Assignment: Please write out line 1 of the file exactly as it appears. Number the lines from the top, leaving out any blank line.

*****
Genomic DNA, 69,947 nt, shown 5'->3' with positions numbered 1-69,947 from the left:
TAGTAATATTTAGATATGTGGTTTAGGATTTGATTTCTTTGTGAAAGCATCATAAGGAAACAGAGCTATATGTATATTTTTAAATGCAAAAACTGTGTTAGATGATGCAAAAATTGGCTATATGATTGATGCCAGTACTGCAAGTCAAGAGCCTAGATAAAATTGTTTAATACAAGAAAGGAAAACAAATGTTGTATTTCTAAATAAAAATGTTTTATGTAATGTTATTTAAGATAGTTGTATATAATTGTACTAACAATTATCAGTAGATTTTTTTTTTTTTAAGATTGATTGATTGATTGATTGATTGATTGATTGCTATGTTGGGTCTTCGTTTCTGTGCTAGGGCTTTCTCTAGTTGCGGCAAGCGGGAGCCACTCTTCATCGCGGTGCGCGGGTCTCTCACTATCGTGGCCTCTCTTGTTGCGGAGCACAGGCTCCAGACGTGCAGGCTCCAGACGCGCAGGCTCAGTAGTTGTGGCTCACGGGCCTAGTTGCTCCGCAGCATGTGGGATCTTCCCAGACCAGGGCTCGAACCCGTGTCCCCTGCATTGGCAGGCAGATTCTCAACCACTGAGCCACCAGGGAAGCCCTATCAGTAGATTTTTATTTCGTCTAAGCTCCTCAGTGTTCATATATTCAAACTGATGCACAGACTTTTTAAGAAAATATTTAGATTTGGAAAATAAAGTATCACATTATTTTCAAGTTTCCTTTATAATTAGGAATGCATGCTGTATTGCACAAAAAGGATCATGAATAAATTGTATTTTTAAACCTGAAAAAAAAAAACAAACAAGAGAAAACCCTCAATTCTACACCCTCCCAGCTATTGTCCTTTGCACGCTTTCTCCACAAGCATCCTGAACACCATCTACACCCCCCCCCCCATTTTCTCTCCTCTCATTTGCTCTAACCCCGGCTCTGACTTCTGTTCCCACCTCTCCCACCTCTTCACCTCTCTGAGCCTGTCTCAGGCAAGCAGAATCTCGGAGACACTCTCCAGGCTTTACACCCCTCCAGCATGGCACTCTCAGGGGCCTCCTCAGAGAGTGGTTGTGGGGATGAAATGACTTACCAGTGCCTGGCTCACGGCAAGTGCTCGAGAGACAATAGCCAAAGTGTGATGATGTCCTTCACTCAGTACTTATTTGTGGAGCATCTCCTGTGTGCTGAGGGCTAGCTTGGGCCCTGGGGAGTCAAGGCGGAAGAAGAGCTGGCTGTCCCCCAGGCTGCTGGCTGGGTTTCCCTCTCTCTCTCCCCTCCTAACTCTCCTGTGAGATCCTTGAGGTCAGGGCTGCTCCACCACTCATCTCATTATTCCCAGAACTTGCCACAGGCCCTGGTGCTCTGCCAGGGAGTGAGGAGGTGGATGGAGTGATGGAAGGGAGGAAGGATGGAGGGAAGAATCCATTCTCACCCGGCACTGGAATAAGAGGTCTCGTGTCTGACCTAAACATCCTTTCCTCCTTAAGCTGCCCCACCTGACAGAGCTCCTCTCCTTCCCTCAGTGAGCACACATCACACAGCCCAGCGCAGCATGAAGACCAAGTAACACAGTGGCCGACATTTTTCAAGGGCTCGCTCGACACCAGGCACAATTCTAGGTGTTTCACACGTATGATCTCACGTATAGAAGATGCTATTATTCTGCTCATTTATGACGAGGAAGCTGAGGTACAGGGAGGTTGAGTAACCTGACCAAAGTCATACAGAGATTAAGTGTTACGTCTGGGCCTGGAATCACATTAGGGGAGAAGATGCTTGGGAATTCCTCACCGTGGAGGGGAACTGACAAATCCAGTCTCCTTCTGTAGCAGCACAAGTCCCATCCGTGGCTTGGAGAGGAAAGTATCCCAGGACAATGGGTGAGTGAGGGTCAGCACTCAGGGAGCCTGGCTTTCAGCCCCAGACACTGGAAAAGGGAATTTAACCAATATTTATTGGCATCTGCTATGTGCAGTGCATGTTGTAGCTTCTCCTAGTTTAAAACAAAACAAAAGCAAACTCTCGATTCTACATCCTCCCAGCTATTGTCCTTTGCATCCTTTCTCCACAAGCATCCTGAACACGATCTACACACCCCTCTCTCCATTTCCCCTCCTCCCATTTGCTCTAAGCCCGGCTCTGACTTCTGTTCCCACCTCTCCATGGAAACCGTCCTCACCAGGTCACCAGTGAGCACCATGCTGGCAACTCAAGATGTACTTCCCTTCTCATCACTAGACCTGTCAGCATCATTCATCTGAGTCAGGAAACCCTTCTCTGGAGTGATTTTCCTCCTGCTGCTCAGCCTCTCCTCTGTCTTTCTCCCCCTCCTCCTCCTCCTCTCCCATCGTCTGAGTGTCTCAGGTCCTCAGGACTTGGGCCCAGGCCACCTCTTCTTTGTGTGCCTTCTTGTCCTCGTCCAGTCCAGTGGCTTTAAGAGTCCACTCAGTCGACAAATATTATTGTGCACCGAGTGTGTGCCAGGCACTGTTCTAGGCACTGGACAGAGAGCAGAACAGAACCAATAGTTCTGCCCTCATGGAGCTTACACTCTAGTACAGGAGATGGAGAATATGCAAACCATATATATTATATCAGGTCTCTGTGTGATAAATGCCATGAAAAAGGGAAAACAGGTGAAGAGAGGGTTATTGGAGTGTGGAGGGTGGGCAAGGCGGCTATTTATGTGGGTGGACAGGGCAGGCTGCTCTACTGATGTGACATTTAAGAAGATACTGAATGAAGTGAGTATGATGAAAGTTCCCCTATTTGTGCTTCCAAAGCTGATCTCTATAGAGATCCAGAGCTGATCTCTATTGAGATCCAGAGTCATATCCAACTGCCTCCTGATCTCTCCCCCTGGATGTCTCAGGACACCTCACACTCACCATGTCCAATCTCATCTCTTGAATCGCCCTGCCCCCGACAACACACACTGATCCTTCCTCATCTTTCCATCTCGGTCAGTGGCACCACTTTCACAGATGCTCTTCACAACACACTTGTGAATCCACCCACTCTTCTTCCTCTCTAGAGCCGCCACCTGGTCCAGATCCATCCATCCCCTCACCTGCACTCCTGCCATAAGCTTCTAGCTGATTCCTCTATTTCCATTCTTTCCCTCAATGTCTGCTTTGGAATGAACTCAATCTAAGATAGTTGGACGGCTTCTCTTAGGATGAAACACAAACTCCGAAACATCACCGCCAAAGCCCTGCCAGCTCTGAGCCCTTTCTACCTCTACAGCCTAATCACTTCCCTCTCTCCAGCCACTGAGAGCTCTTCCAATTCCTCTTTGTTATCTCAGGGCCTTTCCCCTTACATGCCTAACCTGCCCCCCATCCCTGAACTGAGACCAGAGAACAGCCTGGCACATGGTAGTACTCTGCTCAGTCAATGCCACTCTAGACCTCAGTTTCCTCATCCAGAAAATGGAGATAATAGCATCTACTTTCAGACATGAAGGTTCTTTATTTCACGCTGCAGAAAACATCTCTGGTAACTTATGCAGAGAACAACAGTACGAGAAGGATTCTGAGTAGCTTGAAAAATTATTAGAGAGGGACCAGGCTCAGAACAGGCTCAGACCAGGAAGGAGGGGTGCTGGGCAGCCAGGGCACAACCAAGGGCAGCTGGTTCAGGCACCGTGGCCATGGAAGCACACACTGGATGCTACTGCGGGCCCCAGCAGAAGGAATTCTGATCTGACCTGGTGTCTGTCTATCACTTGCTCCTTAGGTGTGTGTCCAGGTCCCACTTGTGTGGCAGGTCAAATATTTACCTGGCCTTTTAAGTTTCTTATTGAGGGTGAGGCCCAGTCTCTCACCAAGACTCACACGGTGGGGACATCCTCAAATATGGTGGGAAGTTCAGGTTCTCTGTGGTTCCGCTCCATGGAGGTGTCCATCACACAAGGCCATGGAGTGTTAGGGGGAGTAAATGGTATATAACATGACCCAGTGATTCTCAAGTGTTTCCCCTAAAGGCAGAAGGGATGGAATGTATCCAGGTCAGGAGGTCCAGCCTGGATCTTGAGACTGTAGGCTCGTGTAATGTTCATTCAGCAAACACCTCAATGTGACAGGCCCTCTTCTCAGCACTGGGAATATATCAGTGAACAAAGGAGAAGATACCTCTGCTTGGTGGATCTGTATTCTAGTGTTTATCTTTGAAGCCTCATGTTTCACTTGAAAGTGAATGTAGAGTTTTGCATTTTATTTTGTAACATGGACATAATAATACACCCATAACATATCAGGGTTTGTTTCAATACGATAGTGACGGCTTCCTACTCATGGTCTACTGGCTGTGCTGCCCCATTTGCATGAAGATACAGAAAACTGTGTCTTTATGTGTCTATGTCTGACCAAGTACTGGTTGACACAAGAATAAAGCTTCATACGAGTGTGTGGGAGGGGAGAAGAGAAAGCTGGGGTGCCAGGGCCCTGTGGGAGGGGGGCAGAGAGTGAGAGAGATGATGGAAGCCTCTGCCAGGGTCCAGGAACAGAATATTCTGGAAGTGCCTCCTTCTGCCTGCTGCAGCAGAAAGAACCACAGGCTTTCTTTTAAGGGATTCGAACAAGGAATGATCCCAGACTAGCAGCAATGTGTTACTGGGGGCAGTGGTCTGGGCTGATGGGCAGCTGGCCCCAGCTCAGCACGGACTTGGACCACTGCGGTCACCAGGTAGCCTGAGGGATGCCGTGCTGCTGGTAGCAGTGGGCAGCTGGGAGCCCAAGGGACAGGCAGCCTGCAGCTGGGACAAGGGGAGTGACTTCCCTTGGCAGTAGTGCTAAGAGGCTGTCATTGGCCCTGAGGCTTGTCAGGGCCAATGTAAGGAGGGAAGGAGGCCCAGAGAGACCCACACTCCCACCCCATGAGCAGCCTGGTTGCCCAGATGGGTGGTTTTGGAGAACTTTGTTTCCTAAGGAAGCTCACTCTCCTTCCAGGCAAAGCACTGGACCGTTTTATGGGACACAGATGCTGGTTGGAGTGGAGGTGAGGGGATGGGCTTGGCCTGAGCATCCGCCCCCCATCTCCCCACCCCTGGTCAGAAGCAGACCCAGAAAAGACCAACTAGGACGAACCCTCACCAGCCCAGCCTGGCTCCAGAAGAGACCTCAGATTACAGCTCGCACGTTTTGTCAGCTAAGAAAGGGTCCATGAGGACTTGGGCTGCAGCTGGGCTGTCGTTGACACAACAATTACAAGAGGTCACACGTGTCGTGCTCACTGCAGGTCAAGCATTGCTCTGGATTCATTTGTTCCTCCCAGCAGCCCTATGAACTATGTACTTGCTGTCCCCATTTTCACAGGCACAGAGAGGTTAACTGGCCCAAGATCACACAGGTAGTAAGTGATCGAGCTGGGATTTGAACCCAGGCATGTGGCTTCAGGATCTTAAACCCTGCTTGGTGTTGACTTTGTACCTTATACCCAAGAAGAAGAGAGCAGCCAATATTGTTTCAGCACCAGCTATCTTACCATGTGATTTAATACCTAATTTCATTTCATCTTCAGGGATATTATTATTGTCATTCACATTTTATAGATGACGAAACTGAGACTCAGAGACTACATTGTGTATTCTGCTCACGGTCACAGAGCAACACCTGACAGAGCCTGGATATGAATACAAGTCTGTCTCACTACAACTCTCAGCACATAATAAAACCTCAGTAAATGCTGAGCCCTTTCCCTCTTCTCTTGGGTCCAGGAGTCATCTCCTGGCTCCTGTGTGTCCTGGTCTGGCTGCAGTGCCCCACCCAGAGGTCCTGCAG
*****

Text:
Genomic DNA, 69,947 nt, shown 5'->3' with positions numbered 1-69,947 from the left: